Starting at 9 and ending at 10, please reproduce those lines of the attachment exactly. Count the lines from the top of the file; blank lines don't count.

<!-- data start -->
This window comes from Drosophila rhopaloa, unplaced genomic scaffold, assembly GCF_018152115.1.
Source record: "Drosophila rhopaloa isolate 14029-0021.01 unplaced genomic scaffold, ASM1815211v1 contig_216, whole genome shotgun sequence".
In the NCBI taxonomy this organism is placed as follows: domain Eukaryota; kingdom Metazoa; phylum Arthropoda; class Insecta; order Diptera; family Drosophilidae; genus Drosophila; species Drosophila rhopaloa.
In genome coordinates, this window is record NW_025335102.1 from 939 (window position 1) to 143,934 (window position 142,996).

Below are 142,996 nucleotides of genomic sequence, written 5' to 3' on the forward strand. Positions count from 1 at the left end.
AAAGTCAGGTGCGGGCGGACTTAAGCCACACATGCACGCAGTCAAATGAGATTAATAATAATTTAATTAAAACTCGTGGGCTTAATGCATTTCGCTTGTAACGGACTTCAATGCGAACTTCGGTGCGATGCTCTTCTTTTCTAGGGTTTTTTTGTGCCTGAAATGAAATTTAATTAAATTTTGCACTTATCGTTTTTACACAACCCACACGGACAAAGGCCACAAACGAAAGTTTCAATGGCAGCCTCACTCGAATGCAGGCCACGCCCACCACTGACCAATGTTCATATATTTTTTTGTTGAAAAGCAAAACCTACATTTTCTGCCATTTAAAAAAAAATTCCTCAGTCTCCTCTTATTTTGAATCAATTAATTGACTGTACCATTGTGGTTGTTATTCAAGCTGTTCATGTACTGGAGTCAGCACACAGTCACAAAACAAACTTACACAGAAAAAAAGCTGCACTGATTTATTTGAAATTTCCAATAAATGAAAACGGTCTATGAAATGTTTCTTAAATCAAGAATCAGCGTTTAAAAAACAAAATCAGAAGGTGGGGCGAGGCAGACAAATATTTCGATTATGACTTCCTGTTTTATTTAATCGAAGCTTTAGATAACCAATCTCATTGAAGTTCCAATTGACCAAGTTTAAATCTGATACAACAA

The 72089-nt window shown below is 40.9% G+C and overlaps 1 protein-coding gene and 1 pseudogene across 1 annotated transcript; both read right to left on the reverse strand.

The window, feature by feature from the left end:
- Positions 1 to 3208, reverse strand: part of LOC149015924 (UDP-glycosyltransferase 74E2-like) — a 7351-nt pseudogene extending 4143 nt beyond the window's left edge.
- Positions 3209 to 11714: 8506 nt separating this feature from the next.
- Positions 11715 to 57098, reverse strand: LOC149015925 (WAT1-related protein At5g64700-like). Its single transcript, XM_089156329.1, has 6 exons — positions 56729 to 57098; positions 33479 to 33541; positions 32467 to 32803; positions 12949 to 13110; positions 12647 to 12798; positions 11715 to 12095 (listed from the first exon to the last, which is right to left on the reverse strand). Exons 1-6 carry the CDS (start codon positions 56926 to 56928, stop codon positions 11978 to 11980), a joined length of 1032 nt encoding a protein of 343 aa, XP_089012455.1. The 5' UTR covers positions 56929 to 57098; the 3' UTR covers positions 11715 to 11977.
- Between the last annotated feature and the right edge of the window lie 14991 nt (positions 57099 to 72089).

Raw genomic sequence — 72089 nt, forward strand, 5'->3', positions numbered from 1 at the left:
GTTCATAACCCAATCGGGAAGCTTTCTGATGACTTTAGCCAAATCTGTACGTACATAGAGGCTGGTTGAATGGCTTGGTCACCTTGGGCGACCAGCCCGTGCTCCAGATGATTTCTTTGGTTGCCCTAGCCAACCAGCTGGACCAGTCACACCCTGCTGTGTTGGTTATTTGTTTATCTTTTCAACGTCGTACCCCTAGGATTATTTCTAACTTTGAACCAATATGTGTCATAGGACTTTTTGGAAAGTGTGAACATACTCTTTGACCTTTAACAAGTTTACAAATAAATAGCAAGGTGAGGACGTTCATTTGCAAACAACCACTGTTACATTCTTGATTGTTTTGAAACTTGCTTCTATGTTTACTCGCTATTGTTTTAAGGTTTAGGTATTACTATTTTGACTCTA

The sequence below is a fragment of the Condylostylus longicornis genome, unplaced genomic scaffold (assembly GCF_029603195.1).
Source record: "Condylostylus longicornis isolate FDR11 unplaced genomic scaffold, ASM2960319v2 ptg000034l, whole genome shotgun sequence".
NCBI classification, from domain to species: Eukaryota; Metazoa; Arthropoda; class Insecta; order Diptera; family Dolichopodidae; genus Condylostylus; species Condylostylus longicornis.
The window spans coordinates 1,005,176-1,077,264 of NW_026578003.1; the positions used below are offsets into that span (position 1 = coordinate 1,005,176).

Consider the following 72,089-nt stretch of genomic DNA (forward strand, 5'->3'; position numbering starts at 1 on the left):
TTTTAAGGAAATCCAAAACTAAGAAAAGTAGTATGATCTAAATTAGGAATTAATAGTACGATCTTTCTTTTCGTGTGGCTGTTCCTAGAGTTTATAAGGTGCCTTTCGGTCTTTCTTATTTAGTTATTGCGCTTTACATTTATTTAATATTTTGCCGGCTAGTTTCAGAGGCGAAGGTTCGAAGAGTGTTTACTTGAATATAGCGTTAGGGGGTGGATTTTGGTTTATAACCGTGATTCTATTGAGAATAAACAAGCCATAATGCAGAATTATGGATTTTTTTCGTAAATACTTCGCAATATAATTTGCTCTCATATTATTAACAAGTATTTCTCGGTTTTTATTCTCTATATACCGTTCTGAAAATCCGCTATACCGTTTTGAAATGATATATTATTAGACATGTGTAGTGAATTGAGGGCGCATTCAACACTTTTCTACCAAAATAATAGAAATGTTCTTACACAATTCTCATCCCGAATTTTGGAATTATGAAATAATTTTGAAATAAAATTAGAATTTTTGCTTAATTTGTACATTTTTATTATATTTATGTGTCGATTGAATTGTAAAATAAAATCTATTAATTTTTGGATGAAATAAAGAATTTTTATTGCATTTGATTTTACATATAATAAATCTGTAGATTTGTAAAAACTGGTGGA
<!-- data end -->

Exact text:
- Positions 1 to 3208, reverse strand: part of LOC149015924 (UDP-glycosyltransferase 74E2-like) — a 7351-nt pseudogene extending 4143 nt beyond the window's left edge.
- Positions 3209 to 11714: 8506 nt separating this feature from the next.